7. Lisa Petrides

Pirates

Topic: Hackers, pirates, samizdat writers & other creators of de facto auntonomies, and the things we can learn from them AND/OR managing cultural economies beyond the market / governance of commons

  1. Bodó Balázs
  2. Zac Zimmer
  3. Thomas Haigh
  4. Maria Haigh
  5. Nagla Rizk

Dinner 3

  1. Insert name
  2. Insert name

Creative Commons

Topic: Creative Commons as a transnational epistemic community and social movement (tribute to this paper) or just a meeting of CC affiliates and interested collaborators

  1. Mike Linksvayer
  2. Alek Tarkowski
  3. Larry Lessig
  4. Sonya Dunne
  5. Donnie Dong
  6. Yuri Takhteyev
  7. Tyng-Ruey Chuang
  8. Jude Yew


Resources

Add links to articles, research, people and more.

Attendees

Please add your email address / contact info / updated affiliation if you would like to connect with other attendees.

  1. Philippe Aigrain | philippe.aigrain@sopinspace.com | Sopinspace, Society for Public Information Spaces
  2. Andoni Alonso | Commons Lab, Medialab-Prado
  3. Amar Ashar | ashar@cyber.law.harvard.edu | Berkman Center for Internet & Society
  4. Bodo Balázs | Budapest University of Technology and Economics
  5. Brian Ballentine | West Virginia University
  6. Yochai Benkler | Berkman Center for Internet & Society
  7. Giorgos Cheliotis | gcheliotis@gmail.com | National University of Singapore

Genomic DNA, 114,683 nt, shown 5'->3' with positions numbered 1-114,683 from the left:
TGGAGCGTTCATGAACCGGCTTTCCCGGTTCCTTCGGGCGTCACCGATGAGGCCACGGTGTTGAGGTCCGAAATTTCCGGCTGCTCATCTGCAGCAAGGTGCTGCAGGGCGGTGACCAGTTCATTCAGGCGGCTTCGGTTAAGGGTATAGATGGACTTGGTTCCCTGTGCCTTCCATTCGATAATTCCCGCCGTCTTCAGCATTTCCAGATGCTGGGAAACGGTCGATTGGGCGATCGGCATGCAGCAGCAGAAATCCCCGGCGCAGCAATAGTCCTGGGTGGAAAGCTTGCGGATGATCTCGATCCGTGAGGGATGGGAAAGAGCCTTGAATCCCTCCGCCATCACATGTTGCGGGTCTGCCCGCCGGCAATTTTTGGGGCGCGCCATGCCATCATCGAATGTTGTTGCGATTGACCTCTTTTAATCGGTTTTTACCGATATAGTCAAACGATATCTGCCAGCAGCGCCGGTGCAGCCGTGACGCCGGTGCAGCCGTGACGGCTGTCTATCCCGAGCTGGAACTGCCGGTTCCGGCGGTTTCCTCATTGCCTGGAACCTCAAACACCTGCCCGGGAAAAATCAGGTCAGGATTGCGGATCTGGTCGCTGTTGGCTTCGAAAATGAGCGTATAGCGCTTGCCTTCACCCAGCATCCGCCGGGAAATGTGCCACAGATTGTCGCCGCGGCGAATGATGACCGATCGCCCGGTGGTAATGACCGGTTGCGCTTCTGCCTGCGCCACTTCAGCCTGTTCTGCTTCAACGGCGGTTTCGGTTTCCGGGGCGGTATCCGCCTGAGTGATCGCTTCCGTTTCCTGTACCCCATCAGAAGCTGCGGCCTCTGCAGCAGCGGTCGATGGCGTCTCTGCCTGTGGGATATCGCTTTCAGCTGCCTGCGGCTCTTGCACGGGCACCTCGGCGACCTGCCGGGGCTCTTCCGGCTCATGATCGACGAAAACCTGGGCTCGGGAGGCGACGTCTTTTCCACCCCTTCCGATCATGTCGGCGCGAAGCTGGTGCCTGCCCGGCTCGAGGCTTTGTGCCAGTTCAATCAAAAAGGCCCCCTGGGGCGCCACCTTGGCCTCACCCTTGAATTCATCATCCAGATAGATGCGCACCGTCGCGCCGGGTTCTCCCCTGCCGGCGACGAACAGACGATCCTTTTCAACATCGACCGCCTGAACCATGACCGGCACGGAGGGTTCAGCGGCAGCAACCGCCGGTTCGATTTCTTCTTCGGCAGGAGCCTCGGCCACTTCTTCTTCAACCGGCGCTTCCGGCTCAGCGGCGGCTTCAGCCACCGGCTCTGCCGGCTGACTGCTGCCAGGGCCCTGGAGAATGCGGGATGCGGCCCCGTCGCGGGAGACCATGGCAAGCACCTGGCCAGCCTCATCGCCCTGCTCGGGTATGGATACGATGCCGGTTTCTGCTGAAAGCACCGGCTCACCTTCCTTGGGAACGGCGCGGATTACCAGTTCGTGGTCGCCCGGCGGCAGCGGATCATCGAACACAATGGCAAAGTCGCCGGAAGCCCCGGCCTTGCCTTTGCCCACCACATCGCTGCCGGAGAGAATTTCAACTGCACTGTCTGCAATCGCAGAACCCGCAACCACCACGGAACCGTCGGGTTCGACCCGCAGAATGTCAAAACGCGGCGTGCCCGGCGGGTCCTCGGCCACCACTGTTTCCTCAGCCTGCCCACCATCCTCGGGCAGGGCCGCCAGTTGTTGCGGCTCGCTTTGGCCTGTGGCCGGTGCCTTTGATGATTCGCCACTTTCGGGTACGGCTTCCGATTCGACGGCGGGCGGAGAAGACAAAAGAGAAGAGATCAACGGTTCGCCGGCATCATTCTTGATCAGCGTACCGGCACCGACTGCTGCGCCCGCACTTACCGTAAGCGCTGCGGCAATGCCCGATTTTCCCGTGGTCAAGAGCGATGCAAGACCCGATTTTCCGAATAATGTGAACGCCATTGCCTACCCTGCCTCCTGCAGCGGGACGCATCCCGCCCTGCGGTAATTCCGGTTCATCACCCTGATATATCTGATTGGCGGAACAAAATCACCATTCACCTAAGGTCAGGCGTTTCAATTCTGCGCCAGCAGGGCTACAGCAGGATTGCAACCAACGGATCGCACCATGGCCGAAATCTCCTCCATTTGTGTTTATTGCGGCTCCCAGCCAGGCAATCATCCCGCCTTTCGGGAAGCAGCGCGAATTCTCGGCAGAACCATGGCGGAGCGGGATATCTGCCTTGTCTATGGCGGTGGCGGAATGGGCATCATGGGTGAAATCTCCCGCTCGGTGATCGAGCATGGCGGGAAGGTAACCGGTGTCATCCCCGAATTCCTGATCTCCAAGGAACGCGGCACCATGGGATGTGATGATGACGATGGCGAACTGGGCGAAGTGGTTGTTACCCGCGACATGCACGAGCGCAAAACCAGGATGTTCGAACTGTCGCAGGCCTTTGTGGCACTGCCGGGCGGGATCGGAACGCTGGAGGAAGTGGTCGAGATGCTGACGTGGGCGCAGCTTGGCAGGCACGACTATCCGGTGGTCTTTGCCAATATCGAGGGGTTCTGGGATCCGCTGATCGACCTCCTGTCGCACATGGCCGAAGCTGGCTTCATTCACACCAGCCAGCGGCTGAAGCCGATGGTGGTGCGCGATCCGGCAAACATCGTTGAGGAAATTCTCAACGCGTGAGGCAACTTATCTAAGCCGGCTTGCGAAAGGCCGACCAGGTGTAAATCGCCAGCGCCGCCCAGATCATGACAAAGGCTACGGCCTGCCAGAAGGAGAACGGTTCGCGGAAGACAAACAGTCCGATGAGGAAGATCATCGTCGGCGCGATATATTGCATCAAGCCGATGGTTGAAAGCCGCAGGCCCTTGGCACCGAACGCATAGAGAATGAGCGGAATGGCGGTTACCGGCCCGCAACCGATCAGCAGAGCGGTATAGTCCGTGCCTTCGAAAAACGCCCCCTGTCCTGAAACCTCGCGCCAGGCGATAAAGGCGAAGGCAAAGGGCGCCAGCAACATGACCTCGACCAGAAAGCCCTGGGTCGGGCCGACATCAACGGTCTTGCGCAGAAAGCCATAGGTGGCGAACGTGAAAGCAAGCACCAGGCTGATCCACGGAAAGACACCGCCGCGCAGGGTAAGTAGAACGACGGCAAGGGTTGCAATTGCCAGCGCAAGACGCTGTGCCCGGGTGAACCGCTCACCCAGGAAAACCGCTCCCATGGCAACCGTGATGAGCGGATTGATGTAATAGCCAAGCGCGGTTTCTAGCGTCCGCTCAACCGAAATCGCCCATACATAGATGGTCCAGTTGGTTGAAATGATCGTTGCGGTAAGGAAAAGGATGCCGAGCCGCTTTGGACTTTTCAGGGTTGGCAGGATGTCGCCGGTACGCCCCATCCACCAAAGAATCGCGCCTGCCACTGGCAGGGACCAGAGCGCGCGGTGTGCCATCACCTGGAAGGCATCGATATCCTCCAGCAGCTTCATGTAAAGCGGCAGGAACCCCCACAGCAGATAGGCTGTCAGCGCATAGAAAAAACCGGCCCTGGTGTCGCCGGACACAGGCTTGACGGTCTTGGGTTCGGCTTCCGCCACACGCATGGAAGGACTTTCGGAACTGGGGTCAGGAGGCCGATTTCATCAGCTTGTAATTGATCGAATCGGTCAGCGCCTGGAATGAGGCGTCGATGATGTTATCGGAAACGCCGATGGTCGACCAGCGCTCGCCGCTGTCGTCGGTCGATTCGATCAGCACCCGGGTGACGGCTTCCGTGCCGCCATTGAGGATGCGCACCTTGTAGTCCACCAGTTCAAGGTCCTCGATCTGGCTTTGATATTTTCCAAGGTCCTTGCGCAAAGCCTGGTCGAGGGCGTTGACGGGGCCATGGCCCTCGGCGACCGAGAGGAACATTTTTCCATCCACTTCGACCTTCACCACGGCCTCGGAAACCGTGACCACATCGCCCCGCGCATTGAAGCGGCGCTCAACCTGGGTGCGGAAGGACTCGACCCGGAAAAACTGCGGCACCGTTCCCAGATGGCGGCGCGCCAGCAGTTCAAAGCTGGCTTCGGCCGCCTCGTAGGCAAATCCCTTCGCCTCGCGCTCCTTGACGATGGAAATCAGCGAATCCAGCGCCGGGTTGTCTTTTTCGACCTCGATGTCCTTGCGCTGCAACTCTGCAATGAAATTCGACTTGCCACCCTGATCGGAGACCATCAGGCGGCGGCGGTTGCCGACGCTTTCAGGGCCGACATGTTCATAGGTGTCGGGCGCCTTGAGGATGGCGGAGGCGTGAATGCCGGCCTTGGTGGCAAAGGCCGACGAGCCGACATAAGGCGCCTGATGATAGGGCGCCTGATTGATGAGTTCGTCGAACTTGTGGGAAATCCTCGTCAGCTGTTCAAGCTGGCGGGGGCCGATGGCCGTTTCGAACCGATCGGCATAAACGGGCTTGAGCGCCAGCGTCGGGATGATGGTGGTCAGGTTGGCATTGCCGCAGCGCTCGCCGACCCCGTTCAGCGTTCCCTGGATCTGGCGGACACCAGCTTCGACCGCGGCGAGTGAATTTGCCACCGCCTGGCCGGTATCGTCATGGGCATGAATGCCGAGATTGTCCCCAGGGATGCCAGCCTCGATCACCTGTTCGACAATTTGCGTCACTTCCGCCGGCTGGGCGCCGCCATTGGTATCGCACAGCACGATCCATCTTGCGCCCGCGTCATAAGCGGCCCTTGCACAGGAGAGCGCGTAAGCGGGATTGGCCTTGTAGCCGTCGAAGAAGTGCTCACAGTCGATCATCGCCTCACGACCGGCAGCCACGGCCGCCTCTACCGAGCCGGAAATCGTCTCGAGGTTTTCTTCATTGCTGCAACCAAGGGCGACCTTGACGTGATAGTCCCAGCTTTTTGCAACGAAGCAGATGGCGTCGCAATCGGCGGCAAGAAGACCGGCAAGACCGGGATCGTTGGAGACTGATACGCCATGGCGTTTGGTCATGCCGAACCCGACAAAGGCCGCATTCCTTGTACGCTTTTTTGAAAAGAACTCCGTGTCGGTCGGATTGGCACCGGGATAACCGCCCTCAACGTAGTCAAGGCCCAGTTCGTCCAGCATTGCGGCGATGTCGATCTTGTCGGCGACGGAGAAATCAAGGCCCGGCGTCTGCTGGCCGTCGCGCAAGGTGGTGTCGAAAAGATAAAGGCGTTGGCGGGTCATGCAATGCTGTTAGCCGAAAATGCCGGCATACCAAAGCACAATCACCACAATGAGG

8. Diane Cabell | dc@icommons.org | iCommons Ltd.
  9. Tyng-Ruey Chuang | Academia Sinica, Taiwan
  10. Julie Cohen | Georgetown Law/HLS
  11. Gabriella Coleman | New York University
  12. Juan Carlos de Martin | demartin@polito.it | NEXA Center for Internet & Society
  13. Leonhard Dobusch | leonhard.dobusch@fu-berlin.de | Free University Berlin / blog
  14. Judith Donath | Berkman Center for Internet & Society
  15. Donnie Hao Dong | donnie@cyber.law.harvard.edu | Berkman Center for Internet & Society
  16. Sonya Dunne | sonya.dunne@gmail.com | Writer
  17. Kristin Eschenfelder | UW Madison | http://kreschen.wordpress.com/ | eschenfelder@wisc.edu
  18. Terry Fisher | Berkman Center for Internet & Society
  19. Brian Fitzgerald | Queensland University of Technology
  20. Marcos García | marcos@medialab-prado.es | Commons Lab, Medialab-Prado
  21. Urs Gasser | ugasser@cyber.law.harvard.edu | Berkman Center for Internet & Society
  22. Volker Grassmuck | vgrass <at> rz.hu-berlin.de | independent researcher, Universidade de São Paulo
  23. James Grimmelman | NY Law School
  24. Maria Haigh | mhaigh@uwm.edu | & Thomas Haigh | thaigh@uwm.edu | UW-Milwaukee, School of Information Studies
  25. Herko Hietanen | Helsinki Institute of Information Technology
  26. Mathias Klang | Lund University
  27. Ronaldo Lemos | Fundacao Getulio Vargas
  28. Lawrence Lessig | Harvard Law School